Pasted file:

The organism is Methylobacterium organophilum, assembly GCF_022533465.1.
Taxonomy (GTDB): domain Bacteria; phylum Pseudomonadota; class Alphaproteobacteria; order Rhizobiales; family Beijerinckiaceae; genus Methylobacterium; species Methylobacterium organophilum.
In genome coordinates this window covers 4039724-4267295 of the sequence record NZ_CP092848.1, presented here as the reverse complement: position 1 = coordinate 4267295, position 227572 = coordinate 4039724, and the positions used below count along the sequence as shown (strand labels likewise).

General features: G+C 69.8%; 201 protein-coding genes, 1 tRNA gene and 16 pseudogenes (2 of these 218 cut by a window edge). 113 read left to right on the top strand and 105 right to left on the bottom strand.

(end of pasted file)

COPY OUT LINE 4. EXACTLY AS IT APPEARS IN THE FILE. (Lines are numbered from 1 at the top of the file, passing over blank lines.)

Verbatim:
General features: G+C 69.8%; 201 protein-coding genes, 1 tRNA gene and 16 pseudogenes (2 of these 218 cut by a window edge). 113 read left to right on the top strand and 105 right to left on the bottom strand.